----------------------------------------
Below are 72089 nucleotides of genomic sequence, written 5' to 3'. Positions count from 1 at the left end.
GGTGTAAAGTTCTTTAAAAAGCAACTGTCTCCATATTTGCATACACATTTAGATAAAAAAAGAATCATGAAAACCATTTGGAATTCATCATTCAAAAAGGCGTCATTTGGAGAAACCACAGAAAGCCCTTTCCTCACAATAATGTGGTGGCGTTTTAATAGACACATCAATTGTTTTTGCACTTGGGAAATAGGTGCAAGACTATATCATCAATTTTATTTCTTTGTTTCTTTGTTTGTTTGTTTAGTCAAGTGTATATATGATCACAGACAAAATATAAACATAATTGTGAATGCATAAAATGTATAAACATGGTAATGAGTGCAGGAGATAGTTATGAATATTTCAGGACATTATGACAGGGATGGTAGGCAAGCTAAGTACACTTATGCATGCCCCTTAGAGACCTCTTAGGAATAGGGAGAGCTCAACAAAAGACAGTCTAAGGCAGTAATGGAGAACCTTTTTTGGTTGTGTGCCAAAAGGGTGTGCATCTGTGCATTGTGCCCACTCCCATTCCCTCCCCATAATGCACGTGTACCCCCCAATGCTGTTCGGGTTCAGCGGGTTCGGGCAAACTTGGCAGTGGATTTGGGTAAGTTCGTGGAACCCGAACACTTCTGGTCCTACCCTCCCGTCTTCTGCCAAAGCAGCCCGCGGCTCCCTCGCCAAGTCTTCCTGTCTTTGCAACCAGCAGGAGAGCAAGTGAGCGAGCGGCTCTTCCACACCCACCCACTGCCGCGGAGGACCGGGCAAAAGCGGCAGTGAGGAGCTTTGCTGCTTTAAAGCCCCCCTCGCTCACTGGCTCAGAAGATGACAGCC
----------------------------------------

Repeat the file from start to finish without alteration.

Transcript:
Below are 72089 nucleotides of genomic sequence, written 5' to 3'. Positions count from 1 at the left end.
GGTGTAAAGTTCTTTAAAAAGCAACTGTCTCCATATTTGCATACACATTTAGATAAAAAAAGAATCATGAAAACCATTTGGAATTCATCATTCAAAAAGGCGTCATTTGGAGAAACCACAGAAAGCCCTTTCCTCACAATAATGTGGTGGCGTTTTAATAGACACATCAATTGTTTTTGCACTTGGGAAATAGGTGCAAGACTATATCATCAATTTTATTTCTTTGTTTCTTTGTTTGTTTGTTTAGTCAAGTGTATATATGATCACAGACAAAATATAAACATAATTGTGAATGCATAAAATGTATAAACATGGTAATGAGTGCAGGAGATAGTTATGAATATTTCAGGACATTATGACAGGGATGGTAGGCAAGCTAAGTACACTTATGCATGCCCCTTAGAGACCTCTTAGGAATAGGGAGAGCTCAACAAAAGACAGTCTAAGGCAGTAATGGAGAACCTTTTTTGGTTGTGTGCCAAAAGGGTGTGCATCTGTGCATTGTGCCCACTCCCATTCCCTCCCCATAATGCACGTGTACCCCCCAATGCTGTTCGGGTTCAGCGGGTTCGGGCAAACTTGGCAGTGGATTTGGGTAAGTTCGTGGAACCCGAACACTTCTGGTCCTACCCTCCCGTCTTCTGCCAAAGCAGCCCGCGGCTCCCTCGCCAAGTCTTCCTGTCTTTGCAACCAGCAGGAGAGCAAGTGAGCGAGCGGCTCTTCCACACCCACCCACTGCCGCGGAGGACCGGGCAAAAGCGGCAGTGAGGAGCTTTGCTGCTTTAAAGCCCCCCTCGCTCACTGGCTCAGAAGATGACAGCC